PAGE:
Tim Radford “Neanderthal DNA may account for nicotine addiction and depression” https://www.theguardian.com/science/2016/feb/11/neanderthal-dna-may-account-for-nicotine-addiction-and-depression
ホモ・サピエンスとネアンデルタール人の間に混血が起こり、現代のヨーロッパ人と亜細亜人はネアンデルタール人の遺伝子を受け継いでいることが確認されたのは2010年のことだが*1、米国のヴァンダービルト大学のJohn Anthony Capra氏*2を中心とするティームの研究によると、そのネアンデルタール人由来の遺伝子が私たちの、ketatosisという日焼けによる皮膚癌*3、ニコティンへの依存症、鬱病に関係している可能性が高いという。
Corinne N. Simonti, Benjamin Vernot, Lisa Bastarache, Erwin Bottinger, David S. Carrell, Rex L. Chisholm, David R. Crosslin, Scott J. Hebbring, Gail P. Jarvik, Iftikhar J. Kullo, Rongling Li, Jyotishman Pathak, Marylyn D. Ritchie, Dan M. Roden, Shefali S. Verma, Gerard Tromp, Jeffrey D. Prato, William S. Bush, Joshua M. Akey, Joshua C. Denny, and John A. Capra “The phenotypic legacy of admixture between modern humans and Neandertals” http://science.sciencemag.org/content/351/6274/737
Many modern human genomes retain DNA inherited from interbreeding with archaic hominins, such as Neandertals, yet the influence of this admixture on human traits is largely unknown. We analyzed the contribution of common Neandertal variants to over 1000 electronic health record (EHR)–derived phenotypes in ~28,000 adults of European ancestry. We discovered and replicated associations of Neandertal alleles with neurological, psychiatric, immunological, and dermatological phenotypes. Neandertal alleles together explained a significant fraction of the variation in risk for depression and skin lesions resulting from sun exposure (actinic keratosis), and individual Neandertal alleles were significantly associated with specific human phenotypes, including hypercoagulation and tobacco use. Our results establish that archaic admixture influences disease risk in modern humans, provide hypotheses about the effects of hundreds of Neandertal haplotypes, and demonstrate the utility of EHR data in evolutionary analyses.
“Our main finding is that Neanderthal DNA does influence clinical traits in modern humans,” said John Capra, an evolutionary geneticist at Vanderbilt University in Nashville, Tennessee. “We discovered associations between Neanderthal DNA and a wide range of traits, including immunological, dermatological, neurological, psychiatric and reproductive diseases.”
Sub-Saharan African peoples do not inherit Neanderthal DNA. The assumption is that the Neanderthals left Africa first, had time to adapt to a colder, darker and more difficult world, evolved paler skin colour to take advantage of less certain sunlight, and developed other traits that might have helped them survive changing conditions.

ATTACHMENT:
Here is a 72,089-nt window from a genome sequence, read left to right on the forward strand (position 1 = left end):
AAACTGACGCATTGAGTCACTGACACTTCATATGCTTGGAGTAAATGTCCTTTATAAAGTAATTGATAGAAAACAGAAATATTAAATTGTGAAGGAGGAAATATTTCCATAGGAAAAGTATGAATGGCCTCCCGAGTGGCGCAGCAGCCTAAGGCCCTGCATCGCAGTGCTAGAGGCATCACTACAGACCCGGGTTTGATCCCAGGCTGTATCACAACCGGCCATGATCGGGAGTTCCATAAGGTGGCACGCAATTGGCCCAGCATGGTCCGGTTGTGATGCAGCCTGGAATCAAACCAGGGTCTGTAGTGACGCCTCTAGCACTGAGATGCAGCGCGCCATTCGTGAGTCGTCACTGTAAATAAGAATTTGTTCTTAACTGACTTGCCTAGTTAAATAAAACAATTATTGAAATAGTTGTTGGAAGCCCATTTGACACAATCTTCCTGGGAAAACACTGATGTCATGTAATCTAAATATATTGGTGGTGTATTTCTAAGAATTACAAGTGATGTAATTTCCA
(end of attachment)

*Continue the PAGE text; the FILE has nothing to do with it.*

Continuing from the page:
Early modern humans – more gracile, and perhaps quicker to adapt and take advantage of their environment – then migrated north from Africa to outpace and outlive the first Europeans. But, during the thousands of years the two species coexisted, they also interbred.
And these encounters passed on traits that might have been of some evolutionary advantage in an Ice Age world. But in changing conditions, the same lengths of inherited DNA contained greater health liabilities as well.
One of these, the researchers think, was a Neanderthal gene variant that increases blood-clotting. This would have sealed wounds more quickly, and prevented infection more easily. But in a modern western society, hyper-coagulation brings other problems, including greater risk for stroke, pulmonary embolism and pregnancy complications.
One length of Neanderthal DNA is now linked to increased risk of nicotine addiction, and several variants influence the risk of mood disorders, including depression. As tobacco was introduced into widespread use in Europe only 400 years ago, the researchers were surprised at the number of Neanderthal genetic variants now associated with modern psychiatric and neurological disorders.
*1:See also http://d.hatena.ne.jp/sumita-m/20100507/1273203194 http://d.hatena.ne.jp/sumita-m/20100512/1273687357 http://d.hatena.ne.jp/sumita-m/20101021/1287629417 http://d.hatena.ne.jp/sumita-m/20120307/1331052528 http://d.hatena.ne.jp/sumita-m/20141025/1414203059
*3:See eg. “What Is Actinic Keratosis?” http://www.skincancer.org/skin-cancer-information/actinic-keratosis/what-is-actinic-keratosis https://en.wikipedia.org/wiki/Actinic_keratosis https://ja.wikipedia.org/wiki/%E6%97%A5%E5%85%89%E8%A7%92%E5%8C%96%E7%97%87